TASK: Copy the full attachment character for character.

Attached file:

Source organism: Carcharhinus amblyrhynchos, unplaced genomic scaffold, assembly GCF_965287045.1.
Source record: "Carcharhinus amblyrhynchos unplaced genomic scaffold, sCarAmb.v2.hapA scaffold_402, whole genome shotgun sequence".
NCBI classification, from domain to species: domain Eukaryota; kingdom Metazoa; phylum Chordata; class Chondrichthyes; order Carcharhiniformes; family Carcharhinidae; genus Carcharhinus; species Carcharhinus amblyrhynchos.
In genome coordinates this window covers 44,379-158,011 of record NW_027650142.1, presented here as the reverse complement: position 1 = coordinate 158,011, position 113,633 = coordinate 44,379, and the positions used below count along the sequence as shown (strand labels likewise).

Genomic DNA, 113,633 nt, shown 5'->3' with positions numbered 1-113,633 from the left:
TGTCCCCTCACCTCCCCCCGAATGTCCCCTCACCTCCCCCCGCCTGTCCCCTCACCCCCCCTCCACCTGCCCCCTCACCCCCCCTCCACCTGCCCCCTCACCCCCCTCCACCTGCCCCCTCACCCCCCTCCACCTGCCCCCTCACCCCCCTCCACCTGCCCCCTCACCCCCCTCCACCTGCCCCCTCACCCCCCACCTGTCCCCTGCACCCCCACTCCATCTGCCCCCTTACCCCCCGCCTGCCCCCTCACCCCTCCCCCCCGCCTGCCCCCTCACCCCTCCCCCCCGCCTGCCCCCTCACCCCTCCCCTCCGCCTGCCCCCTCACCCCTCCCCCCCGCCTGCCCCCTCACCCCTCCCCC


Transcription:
Source organism: Carcharhinus amblyrhynchos, unplaced genomic scaffold, assembly GCF_965287045.1.
Source record: "Carcharhinus amblyrhynchos unplaced genomic scaffold, sCarAmb.v2.hapA scaffold_402, whole genome shotgun sequence".
NCBI classification, from domain to species: domain Eukaryota; kingdom Metazoa; phylum Chordata; class Chondrichthyes; order Carcharhiniformes; family Carcharhinidae; genus Carcharhinus; species Carcharhinus amblyrhynchos.
In genome coordinates this window covers 44,379-158,011 of record NW_027650142.1, presented here as the reverse complement: position 1 = coordinate 158,011, position 113,633 = coordinate 44,379, and the positions used below count along the sequence as shown (strand labels likewise).

Genomic DNA, 113,633 nt, shown 5'->3' with positions numbered 1-113,633 from the left:
TGTCCCCTCACCTCCCCCCGAATGTCCCCTCACCTCCCCCCGCCTGTCCCCTCACCCCCCCTCCACCTGCCCCCTCACCCCCCCTCCACCTGCCCCCTCACCCCCCTCCACCTGCCCCCTCACCCCCCTCCACCTGCCCCCTCACCCCCCTCCACCTGCCCCCTCACCCCCCTCCACCTGCCCCCTCACCCCCCACCTGTCCCCTGCACCCCCACTCCATCTGCCCCCTTACCCCCCGCCTGCCCCCTCACCCCTCCCCCCCGCCTGCCCCCTCACCCCTCCCCCCCGCCTGCCCCCTCACCCCTCCCCTCCGCCTGCCCCCTCACCCCTCCCCCCCGCCTGCCCCCTCACCCCTCCCCC